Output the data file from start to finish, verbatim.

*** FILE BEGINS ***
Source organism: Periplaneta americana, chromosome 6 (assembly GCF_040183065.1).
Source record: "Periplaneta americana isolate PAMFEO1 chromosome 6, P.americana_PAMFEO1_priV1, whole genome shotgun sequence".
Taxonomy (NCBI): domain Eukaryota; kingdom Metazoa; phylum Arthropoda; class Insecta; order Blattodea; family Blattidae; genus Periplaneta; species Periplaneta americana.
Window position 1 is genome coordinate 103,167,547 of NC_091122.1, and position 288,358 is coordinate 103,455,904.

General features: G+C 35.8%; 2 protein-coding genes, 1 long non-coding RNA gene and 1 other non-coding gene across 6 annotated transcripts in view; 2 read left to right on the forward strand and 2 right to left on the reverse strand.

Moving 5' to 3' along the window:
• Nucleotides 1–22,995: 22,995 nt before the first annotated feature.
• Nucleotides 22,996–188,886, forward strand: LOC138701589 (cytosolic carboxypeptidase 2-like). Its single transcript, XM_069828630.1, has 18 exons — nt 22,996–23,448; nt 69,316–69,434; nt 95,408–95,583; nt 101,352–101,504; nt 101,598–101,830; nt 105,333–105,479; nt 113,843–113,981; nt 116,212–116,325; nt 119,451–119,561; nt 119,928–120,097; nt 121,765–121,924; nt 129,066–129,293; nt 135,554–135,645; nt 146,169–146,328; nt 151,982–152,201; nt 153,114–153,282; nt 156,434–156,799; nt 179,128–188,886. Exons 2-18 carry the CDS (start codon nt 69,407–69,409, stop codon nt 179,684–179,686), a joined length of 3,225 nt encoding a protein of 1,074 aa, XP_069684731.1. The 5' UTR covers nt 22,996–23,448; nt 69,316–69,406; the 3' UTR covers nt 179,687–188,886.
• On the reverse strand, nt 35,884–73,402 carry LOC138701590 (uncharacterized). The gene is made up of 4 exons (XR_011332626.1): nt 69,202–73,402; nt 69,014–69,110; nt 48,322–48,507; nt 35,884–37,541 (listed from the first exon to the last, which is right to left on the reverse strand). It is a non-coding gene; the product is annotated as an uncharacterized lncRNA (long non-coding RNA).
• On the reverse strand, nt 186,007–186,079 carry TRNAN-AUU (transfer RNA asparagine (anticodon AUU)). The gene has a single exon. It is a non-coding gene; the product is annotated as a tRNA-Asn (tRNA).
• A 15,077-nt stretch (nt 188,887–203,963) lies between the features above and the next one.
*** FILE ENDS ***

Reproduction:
Source organism: Periplaneta americana, chromosome 6 (assembly GCF_040183065.1).
Source record: "Periplaneta americana isolate PAMFEO1 chromosome 6, P.americana_PAMFEO1_priV1, whole genome shotgun sequence".
Taxonomy (NCBI): domain Eukaryota; kingdom Metazoa; phylum Arthropoda; class Insecta; order Blattodea; family Blattidae; genus Periplaneta; species Periplaneta americana.
Window position 1 is genome coordinate 103,167,547 of NC_091122.1, and position 288,358 is coordinate 103,455,904.

General features: G+C 35.8%; 2 protein-coding genes, 1 long non-coding RNA gene and 1 other non-coding gene across 6 annotated transcripts in view; 2 read left to right on the forward strand and 2 right to left on the reverse strand.

Moving 5' to 3' along the window:
• Nucleotides 1–22,995: 22,995 nt before the first annotated feature.
• Nucleotides 22,996–188,886, forward strand: LOC138701589 (cytosolic carboxypeptidase 2-like). Its single transcript, XM_069828630.1, has 18 exons — nt 22,996–23,448; nt 69,316–69,434; nt 95,408–95,583; nt 101,352–101,504; nt 101,598–101,830; nt 105,333–105,479; nt 113,843–113,981; nt 116,212–116,325; nt 119,451–119,561; nt 119,928–120,097; nt 121,765–121,924; nt 129,066–129,293; nt 135,554–135,645; nt 146,169–146,328; nt 151,982–152,201; nt 153,114–153,282; nt 156,434–156,799; nt 179,128–188,886. Exons 2-18 carry the CDS (start codon nt 69,407–69,409, stop codon nt 179,684–179,686), a joined length of 3,225 nt encoding a protein of 1,074 aa, XP_069684731.1. The 5' UTR covers nt 22,996–23,448; nt 69,316–69,406; the 3' UTR covers nt 179,687–188,886.
• On the reverse strand, nt 35,884–73,402 carry LOC138701590 (uncharacterized). The gene is made up of 4 exons (XR_011332626.1): nt 69,202–73,402; nt 69,014–69,110; nt 48,322–48,507; nt 35,884–37,541 (listed from the first exon to the last, which is right to left on the reverse strand). It is a non-coding gene; the product is annotated as an uncharacterized lncRNA (long non-coding RNA).
• On the reverse strand, nt 186,007–186,079 carry TRNAN-AUU (transfer RNA asparagine (anticodon AUU)). The gene has a single exon. It is a non-coding gene; the product is annotated as a tRNA-Asn (tRNA).
• A 15,077-nt stretch (nt 188,887–203,963) lies between the features above and the next one.